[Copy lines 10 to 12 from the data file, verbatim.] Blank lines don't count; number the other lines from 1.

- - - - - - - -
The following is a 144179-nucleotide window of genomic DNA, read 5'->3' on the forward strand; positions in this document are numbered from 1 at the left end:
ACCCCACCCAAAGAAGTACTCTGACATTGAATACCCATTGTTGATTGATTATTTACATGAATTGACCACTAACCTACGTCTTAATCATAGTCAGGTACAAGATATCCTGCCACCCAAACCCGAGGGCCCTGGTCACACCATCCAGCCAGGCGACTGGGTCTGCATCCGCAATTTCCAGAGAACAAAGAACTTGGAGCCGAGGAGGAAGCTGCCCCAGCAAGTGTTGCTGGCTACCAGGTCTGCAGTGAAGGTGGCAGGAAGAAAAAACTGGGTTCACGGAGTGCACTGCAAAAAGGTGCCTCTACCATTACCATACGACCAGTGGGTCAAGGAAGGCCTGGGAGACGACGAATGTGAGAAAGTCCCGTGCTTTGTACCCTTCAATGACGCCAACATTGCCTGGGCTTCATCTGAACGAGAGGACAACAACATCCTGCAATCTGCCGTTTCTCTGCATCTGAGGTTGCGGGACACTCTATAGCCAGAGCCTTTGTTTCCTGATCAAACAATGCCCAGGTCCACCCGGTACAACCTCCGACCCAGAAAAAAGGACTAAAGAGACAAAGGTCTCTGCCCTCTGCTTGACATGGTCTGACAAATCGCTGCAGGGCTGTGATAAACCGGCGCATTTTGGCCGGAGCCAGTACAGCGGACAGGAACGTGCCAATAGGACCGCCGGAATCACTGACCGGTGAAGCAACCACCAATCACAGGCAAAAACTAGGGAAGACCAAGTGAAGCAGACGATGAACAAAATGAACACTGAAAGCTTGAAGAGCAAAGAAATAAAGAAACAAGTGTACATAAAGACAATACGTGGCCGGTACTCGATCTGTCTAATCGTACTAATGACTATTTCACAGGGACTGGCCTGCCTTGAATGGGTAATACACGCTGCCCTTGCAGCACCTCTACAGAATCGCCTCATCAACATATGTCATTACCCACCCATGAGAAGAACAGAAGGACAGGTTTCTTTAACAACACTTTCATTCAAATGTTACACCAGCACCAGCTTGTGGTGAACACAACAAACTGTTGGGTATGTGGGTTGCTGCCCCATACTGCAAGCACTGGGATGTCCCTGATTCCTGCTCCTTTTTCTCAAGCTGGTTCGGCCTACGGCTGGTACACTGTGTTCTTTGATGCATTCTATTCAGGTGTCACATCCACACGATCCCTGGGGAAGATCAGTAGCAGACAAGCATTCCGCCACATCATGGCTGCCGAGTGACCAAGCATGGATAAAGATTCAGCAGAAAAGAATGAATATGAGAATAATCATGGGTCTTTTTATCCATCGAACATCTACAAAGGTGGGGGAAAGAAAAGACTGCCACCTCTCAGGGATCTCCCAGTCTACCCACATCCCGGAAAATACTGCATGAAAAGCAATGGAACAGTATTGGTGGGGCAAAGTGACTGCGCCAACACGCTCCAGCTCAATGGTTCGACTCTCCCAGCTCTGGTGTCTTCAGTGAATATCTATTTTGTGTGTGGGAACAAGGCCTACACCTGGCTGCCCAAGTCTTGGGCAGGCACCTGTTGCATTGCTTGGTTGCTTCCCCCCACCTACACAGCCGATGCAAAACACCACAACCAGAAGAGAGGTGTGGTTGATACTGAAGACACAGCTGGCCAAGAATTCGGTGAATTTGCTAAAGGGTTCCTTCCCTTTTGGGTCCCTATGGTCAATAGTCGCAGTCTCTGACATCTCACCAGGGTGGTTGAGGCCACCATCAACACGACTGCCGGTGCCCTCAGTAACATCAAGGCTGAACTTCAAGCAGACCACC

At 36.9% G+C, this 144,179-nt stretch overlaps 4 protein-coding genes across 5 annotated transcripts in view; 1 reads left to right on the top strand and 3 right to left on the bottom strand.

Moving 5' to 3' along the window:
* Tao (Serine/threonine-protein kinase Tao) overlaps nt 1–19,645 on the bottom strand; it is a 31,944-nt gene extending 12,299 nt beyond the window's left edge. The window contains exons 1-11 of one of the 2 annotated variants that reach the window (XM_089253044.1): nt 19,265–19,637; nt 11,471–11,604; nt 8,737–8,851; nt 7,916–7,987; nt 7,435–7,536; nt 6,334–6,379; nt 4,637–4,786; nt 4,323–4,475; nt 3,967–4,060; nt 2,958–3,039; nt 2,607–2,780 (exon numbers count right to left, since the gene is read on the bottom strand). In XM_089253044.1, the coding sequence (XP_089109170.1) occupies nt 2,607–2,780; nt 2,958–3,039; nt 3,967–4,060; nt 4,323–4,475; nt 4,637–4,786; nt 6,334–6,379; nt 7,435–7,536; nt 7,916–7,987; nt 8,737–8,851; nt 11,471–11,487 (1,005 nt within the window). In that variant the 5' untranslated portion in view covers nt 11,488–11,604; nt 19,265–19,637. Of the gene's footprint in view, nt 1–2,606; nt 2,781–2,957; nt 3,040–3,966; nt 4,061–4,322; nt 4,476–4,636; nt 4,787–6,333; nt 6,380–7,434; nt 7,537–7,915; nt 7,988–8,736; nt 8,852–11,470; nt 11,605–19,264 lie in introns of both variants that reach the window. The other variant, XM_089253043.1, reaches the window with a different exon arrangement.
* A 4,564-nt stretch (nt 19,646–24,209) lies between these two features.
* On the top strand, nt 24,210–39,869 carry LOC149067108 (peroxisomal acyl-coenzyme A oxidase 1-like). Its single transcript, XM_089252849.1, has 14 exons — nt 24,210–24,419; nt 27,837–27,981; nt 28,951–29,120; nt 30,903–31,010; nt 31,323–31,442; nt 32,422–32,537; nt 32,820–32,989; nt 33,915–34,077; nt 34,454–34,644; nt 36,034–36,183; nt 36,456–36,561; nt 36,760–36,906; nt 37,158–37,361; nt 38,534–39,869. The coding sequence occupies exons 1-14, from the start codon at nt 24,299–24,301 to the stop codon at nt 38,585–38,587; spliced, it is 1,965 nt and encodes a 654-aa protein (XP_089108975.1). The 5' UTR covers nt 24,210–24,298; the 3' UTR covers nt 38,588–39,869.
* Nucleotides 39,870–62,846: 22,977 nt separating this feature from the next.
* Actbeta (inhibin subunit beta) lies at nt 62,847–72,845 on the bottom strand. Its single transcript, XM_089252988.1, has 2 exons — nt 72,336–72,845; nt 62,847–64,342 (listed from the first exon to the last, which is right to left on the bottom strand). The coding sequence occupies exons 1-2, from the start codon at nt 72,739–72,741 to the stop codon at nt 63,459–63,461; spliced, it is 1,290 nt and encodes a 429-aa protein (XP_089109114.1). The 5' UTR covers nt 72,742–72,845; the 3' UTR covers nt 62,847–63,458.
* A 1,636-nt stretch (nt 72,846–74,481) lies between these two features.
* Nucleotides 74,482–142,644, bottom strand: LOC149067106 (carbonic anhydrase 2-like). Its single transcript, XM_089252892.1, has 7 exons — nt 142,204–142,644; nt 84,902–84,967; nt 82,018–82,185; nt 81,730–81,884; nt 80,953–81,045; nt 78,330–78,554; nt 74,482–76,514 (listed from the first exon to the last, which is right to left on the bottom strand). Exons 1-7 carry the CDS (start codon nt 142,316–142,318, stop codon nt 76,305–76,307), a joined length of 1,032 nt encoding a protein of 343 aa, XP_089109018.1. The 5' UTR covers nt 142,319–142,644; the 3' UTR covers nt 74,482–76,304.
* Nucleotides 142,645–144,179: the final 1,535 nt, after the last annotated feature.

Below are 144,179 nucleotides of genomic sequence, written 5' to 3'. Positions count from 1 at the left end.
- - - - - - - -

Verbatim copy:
* A 1,636-nt stretch (nt 72,846–74,481) lies between these two features.
* Nucleotides 74,482–142,644, bottom strand: LOC149067106 (carbonic anhydrase 2-like). Its single transcript, XM_089252892.1, has 7 exons — nt 142,204–142,644; nt 84,902–84,967; nt 82,018–82,185; nt 81,730–81,884; nt 80,953–81,045; nt 78,330–78,554; nt 74,482–76,514 (listed from the first exon to the last, which is right to left on the bottom strand). Exons 1-7 carry the CDS (start codon nt 142,316–142,318, stop codon nt 76,305–76,307), a joined length of 1,032 nt encoding a protein of 343 aa, XP_089109018.1. The 5' UTR covers nt 142,319–142,644; the 3' UTR covers nt 74,482–76,304.
* Nucleotides 142,645–144,179: the final 1,535 nt, after the last annotated feature.